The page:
A few months ago, I was looking at random stuff on the internet when I noticed that “Deponia” was on special offer on GoG. Since I’d heard of this game before and since the price had been briefly reduced to something like £0.40, I decided to check it out.
I should probably also point out that, at the time of writing this review, I’ve completed about two-thirds of the game – so this review will only reflect my experiences so far.
But, before I take a look at the game itself, I should probably briefly compare the different downloadable versions of this game available for purchase online.
If, like me, you buy this game from GoG- it doesn’t come with any DRM and you’ll also get a lot of free optional bonus stuff too (eg: downloadable manuals, downloadable artwork, a digital copy of the game’s soundtrack etc..). However, unlike the Steam version, it doesn’t contain an achieivements system.
Personally, I found that the extra stuff and the lack of DRM more than made up for the lack of achievements. But, even so, be sure to shop around if you decide to buy this game.
However, I should warn you that the download of this game is absolutely huge – not only is the game itself something like 3.5 gb in size, but you also have to download a 1.2gb patch for it too. This seems a little bit large for a cartoonish adventure game, so you might have to clear some space on your hard drive before you download this game.
Anyway, that said, let’s take a look at “Deponia”:
“Deponia” is an old-style sci-fi/comedy point and click adventure game, released by Daedalic Entertainment in 2012. You play as a slacker, and general ne’er-do-well, called Rufus who lives in his ex-girlfriend’s house in a town called Kuvaq on a planet called Deponia (which serves as some kind of intergalactic rubbish dump).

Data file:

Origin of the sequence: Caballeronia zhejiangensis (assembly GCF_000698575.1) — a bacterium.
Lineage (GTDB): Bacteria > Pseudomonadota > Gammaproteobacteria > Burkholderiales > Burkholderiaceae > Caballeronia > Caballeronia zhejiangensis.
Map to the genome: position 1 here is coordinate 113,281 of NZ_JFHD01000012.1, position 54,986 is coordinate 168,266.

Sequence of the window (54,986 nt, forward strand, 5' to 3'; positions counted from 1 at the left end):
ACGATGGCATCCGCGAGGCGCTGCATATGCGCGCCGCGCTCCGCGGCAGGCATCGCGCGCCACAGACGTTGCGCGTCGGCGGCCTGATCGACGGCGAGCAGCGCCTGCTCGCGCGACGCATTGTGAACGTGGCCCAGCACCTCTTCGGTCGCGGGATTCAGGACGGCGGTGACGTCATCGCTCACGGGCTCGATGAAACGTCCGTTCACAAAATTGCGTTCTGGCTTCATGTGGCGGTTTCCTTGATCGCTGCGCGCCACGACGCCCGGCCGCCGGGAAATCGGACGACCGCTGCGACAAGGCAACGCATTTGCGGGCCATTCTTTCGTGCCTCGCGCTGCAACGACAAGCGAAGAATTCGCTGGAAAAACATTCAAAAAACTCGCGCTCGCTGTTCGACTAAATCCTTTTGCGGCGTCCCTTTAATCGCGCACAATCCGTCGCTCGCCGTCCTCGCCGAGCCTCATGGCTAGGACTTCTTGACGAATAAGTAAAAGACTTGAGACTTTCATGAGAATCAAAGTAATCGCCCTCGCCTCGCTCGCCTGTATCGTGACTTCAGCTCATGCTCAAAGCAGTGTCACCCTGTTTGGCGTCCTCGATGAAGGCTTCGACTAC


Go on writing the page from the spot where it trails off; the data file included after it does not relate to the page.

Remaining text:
Rufus has had a lifelong ambition to leave Deponia for a place called Elysium. However, his escape plans have never really worked out that well. But, he hopes that his latest plan will….
In terms of the gameplay, “Deponia” is a fairly classic “point and click” game. So, if you’ve played other games in this genre, then you’ll probably know what to expect.
The only slight criticism I have of the gameplay is the fact that the items menu is a pull-down menu that can get in the way of the gameplay sometimes. However, there are shortcuts that you can use in order to access it more quickly (the item menu can also be linked to the mouse wheel too, if you want).
Although there’s no “run” option, the game will automatically jump to the next screen if you double-click on the edge of a particular screen. Since you’ll be doing a fair amount of backtracking in this game, this feature prevents the game from becoming tedious.